All cavity magnetrons consist of a hot filament (cathode) kept at, or pulsed to, a high negative potential by a high-voltage, direct-current power supply. The cathode is built into the center of an evacuated, lobed, circular chamber. A magnetic field parallel to the filament is imposed by a permanent magnet. The magnetic field causes the electrons, attracted to the (relatively) positive outer part of the chamber, to spiral outward in a circular path rather than moving directly to this anode. Spaced around the rim of the chamber are cylindrical cavities. The cavities are open along their length and connect the common cavity space. As electrons sweep past these openings, they induce a resonant, high-frequency radio field in the cavity, which in turn causes the electrons to bunch into groups. A portion of this field is extracted with a short antenna that is connected to a waveguide (a metal tube usually of rectangular cross section). The waveguide directs the extracted RF energy to the load, which may be a cooking chamber in a microwave oven or a high-gain antenna in the case of radar.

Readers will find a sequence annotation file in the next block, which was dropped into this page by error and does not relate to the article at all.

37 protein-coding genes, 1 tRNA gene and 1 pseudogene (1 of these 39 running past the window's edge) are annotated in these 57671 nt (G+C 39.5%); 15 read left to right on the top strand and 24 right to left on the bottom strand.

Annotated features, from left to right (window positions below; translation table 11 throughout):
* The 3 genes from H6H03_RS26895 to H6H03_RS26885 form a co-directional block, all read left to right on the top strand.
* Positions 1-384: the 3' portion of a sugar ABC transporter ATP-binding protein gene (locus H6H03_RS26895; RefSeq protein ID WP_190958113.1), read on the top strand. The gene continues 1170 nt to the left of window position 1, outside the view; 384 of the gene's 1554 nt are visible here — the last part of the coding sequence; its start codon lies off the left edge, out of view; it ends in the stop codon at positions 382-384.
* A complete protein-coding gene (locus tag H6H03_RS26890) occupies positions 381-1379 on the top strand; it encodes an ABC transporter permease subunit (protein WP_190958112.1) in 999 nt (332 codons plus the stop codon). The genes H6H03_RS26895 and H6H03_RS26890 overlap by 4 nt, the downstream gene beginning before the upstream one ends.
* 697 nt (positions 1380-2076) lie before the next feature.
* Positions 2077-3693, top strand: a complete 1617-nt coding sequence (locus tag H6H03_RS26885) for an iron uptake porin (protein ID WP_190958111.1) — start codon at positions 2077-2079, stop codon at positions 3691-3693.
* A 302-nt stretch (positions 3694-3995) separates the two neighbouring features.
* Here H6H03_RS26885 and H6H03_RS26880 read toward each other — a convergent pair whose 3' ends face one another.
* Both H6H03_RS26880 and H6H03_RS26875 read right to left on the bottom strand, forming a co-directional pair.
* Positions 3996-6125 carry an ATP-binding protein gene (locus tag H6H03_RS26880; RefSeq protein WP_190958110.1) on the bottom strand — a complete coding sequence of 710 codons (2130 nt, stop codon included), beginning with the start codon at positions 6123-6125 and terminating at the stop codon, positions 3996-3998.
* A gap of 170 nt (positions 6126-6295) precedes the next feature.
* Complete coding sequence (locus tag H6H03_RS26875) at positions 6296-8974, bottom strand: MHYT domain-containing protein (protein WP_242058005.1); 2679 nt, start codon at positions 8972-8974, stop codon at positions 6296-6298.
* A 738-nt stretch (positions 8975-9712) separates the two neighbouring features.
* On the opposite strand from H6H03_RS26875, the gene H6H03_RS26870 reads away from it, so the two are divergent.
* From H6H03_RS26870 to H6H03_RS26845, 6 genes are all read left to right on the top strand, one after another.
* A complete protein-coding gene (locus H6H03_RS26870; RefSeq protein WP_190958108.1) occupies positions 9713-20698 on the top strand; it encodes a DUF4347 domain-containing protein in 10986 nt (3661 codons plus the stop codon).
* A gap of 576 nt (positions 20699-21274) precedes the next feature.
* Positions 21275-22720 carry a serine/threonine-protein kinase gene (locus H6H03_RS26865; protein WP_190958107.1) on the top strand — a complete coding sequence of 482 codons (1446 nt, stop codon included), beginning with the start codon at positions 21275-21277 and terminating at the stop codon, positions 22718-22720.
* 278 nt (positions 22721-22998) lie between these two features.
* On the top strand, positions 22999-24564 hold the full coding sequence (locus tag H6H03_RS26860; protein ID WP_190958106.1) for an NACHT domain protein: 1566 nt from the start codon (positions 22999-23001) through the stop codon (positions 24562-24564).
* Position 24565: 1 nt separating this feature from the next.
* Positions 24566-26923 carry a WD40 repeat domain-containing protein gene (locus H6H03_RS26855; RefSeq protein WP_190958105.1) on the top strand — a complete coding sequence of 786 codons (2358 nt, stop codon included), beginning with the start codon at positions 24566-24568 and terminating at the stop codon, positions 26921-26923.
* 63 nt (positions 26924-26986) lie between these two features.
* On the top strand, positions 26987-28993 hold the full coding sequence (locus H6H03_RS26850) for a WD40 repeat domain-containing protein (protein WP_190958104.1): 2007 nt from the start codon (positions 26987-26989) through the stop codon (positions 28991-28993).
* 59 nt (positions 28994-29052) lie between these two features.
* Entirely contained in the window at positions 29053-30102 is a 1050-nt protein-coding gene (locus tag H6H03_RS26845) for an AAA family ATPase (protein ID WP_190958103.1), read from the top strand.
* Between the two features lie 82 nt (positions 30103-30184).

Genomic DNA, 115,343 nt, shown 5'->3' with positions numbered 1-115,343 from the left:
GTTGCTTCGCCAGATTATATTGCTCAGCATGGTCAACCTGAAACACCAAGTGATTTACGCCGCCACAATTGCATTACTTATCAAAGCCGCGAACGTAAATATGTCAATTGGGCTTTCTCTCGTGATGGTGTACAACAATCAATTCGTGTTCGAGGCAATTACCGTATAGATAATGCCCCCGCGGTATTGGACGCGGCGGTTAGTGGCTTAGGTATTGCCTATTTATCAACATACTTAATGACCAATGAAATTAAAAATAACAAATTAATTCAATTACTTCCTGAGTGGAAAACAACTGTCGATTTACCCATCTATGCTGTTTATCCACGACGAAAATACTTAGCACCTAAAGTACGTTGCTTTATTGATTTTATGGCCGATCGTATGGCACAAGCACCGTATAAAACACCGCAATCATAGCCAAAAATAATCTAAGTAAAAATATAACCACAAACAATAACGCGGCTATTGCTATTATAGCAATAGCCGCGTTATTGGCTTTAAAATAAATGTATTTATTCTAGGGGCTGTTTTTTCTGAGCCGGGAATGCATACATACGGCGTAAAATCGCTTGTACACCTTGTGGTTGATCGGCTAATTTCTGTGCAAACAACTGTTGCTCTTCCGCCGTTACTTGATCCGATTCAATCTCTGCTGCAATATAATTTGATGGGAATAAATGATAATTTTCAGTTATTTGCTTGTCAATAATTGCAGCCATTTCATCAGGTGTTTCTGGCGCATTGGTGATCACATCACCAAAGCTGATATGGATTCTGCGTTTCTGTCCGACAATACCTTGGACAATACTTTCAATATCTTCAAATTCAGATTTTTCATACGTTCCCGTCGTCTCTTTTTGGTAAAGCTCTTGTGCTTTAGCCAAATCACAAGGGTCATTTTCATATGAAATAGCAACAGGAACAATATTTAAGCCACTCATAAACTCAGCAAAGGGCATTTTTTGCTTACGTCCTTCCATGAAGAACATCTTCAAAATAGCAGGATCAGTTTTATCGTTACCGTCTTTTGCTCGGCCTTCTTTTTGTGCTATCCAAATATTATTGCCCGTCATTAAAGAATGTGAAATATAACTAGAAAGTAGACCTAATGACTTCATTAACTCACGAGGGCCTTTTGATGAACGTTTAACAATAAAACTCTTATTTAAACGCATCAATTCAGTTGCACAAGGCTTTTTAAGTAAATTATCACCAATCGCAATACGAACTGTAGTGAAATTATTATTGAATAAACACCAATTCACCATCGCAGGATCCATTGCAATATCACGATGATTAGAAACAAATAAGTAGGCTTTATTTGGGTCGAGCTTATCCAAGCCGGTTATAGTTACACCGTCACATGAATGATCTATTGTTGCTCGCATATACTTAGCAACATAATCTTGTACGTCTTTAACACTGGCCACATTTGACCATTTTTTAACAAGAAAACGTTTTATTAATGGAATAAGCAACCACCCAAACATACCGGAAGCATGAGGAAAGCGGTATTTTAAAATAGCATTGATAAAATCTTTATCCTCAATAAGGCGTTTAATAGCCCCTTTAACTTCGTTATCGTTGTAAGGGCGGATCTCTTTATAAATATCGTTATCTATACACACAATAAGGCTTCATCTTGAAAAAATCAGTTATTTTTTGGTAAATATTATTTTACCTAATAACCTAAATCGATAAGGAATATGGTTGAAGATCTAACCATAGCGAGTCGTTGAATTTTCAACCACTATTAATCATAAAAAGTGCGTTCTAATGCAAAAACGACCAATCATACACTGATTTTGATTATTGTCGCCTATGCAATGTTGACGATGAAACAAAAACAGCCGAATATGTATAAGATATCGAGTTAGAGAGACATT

The sizes of the cavities determine the resonant frequency, and thereby the frequency of emitted microwaves. However, the frequency is not precisely controllable. This is not a problem in uses such as heating, or in some forms of radar where the receiver can be synchronized with an imprecise magnetron frequency. Where precise frequencies are needed, other devices such as the klystron are used.
The magnetron is a fairly efficient device. In a microwave oven, for instance, an 1100 watt input will generally create about 700 watts of microwave energy, an efficiency of around 65%. (The high-voltage and the properties of the cathode determine the power of a magnetron.) Instead of a magnetron, transistors can be used to provide microwave power; transistors typically operate at around 25 to 30% efficiency. Transistors are used in roles which require a wide range and/or stable range of frequencies. Thus the magnetron, having a higher efficiency, remains in widespread use in roles which require high power, but where precise frequency control is unimportant.